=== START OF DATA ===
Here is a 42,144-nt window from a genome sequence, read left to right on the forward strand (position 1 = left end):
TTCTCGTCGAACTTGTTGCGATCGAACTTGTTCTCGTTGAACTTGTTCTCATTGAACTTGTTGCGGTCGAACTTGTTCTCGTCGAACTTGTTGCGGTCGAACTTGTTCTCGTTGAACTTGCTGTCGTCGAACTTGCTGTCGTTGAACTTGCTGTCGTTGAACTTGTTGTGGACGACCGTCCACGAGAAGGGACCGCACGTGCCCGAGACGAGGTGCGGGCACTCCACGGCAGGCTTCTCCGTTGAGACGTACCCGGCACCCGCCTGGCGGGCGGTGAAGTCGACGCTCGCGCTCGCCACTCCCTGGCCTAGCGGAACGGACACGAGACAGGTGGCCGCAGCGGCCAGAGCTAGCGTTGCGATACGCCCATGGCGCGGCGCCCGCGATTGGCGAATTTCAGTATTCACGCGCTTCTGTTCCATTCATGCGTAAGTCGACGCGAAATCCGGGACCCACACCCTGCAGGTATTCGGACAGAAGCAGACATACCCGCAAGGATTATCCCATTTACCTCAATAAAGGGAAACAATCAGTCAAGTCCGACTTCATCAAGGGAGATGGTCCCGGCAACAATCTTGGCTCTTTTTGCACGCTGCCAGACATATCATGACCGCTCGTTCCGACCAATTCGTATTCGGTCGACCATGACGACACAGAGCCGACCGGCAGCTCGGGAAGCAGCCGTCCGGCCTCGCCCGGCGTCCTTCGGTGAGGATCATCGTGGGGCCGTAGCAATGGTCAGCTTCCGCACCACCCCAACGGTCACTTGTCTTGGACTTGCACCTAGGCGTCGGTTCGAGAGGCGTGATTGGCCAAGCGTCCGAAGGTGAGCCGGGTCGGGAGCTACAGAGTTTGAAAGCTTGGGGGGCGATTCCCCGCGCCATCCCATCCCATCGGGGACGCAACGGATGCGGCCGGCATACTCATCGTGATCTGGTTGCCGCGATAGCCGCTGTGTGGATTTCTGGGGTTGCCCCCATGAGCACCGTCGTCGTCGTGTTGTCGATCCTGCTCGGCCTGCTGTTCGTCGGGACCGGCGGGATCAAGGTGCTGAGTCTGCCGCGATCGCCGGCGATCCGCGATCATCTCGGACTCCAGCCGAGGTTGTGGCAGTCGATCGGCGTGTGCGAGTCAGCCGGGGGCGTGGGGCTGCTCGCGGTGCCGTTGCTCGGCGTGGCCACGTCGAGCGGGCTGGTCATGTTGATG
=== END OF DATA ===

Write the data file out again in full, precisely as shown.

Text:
Here is a 42,144-nt window from a genome sequence, read left to right on the forward strand (position 1 = left end):
TTCTCGTCGAACTTGTTGCGATCGAACTTGTTCTCGTTGAACTTGTTCTCATTGAACTTGTTGCGGTCGAACTTGTTCTCGTCGAACTTGTTGCGGTCGAACTTGTTCTCGTTGAACTTGCTGTCGTCGAACTTGCTGTCGTTGAACTTGCTGTCGTTGAACTTGTTGTGGACGACCGTCCACGAGAAGGGACCGCACGTGCCCGAGACGAGGTGCGGGCACTCCACGGCAGGCTTCTCCGTTGAGACGTACCCGGCACCCGCCTGGCGGGCGGTGAAGTCGACGCTCGCGCTCGCCACTCCCTGGCCTAGCGGAACGGACACGAGACAGGTGGCCGCAGCGGCCAGAGCTAGCGTTGCGATACGCCCATGGCGCGGCGCCCGCGATTGGCGAATTTCAGTATTCACGCGCTTCTGTTCCATTCATGCGTAAGTCGACGCGAAATCCGGGACCCACACCCTGCAGGTATTCGGACAGAAGCAGACATACCCGCAAGGATTATCCCATTTACCTCAATAAAGGGAAACAATCAGTCAAGTCCGACTTCATCAAGGGAGATGGTCCCGGCAACAATCTTGGCTCTTTTTGCACGCTGCCAGACATATCATGACCGCTCGTTCCGACCAATTCGTATTCGGTCGACCATGACGACACAGAGCCGACCGGCAGCTCGGGAAGCAGCCGTCCGGCCTCGCCCGGCGTCCTTCGGTGAGGATCATCGTGGGGCCGTAGCAATGGTCAGCTTCCGCACCACCCCAACGGTCACTTGTCTTGGACTTGCACCTAGGCGTCGGTTCGAGAGGCGTGATTGGCCAAGCGTCCGAAGGTGAGCCGGGTCGGGAGCTACAGAGTTTGAAAGCTTGGGGGGCGATTCCCCGCGCCATCCCATCCCATCGGGGACGCAACGGATGCGGCCGGCATACTCATCGTGATCTGGTTGCCGCGATAGCCGCTGTGTGGATTTCTGGGGTTGCCCCCATGAGCACCGTCGTCGTCGTGTTGTCGATCCTGCTCGGCCTGCTGTTCGTCGGGACCGGCGGGATCAAGGTGCTGAGTCTGCCGCGATCGCCGGCGATCCGCGATCATCTCGGACTCCAGCCGAGGTTGTGGCAGTCGATCGGCGTGTGCGAGTCAGCCGGGGGCGTGGGGCTGCTCGCGGTGCCGTTGCTCGGCGTGGCCACGTCGAGCGGGCTGGTCATGTTGATG